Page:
“When you’re critically ill, it’s like being in a hurricane,” says Julie Stanik-Hutt, PhD, ACNP, CCNS, an expert in critical care nursing and associate professor at the Johns Hopkins University School of Nursing. “There’s wind, rain, water, darkness. It’s the nurse who takes your hand and stands with you in the eye of the hurricane.” Johns Hopkins Nursing Fall/Winter 2008 takes a look at the critical care nurses who respond to at-risk patients and stand with them through the worst of times.
A Critical Profession
Critical care nurses must possess a thorough understanding of physiology and pharmacology, be confident using a vast array of medical equipment, yet demonstrate equanimity and compassion in a hectic environment. From the transport helicopter to the ICU, these seven Hopkins Nurses give hope and compassion to their critically ill patients.
Second Opinion: What is the top concern in today’s field of critical care nursing?
According to this Johns Hopkins Nursing poll, readers found minimizing errors (46.3%) and hospital staffing (36.6%) to be the top challenges facing critical care nurses. Other responses included standards of practice (9.8%), diagnostic analysis issues (4.9%), and hospital funding (2.4%). http://web.jhu.edu/jhnmagazine/fall2008/departments/second_opinion.html
Nursing, A Recession-Proof Career
In her regularly appearing column, “Hill’s Side,” Hopkins School of Nursing Dean Martha N. Hill challenges professionals in a variety of fieldsglobal finance, grassroots activism, crisis management, and moreto transfer their skills to nursing, a profession that is “more than just a way to ride out an economic slump, it’s the path to their next success.” Hill adds that for those making a first career choice, a nursing education ensures “an equitable return on investment.”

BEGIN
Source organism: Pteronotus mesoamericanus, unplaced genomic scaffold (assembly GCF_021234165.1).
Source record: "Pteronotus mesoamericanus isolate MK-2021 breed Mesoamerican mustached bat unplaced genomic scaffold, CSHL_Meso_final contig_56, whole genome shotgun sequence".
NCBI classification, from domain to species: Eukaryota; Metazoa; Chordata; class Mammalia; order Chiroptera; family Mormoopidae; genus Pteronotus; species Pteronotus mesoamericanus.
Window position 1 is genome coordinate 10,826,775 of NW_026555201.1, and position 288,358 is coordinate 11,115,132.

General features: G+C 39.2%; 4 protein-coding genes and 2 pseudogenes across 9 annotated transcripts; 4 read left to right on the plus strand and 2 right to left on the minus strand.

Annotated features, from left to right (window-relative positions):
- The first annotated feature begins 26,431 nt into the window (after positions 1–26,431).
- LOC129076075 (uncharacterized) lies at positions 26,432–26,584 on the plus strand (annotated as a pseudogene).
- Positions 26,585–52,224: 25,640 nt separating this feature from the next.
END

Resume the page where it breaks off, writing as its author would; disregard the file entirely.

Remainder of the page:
My Profession: The Graphic Novel
In the second installment of this three-part graphic novel series, Marlon Caballero ’08 passes his national licensure exam with flying colors. A new set of challenges and opportunities await Marlon as he begins working with a nurse preceptor in the Johns Hopkins Hospital neuroscience unit.
The “Heart and Seoul” of Nursing Research
Spending a summer at Yonsei University helps shape a future career for accelerated student Olivia Robbie, accelerated ’09. “I feel as if I have a wider view of the field of nursing and the roles that I might play within it,” says Robbie, who conducted research with Korean faculty members through the Minority Health and Health Disparities International Research Training Program. “My eyes have been opened.”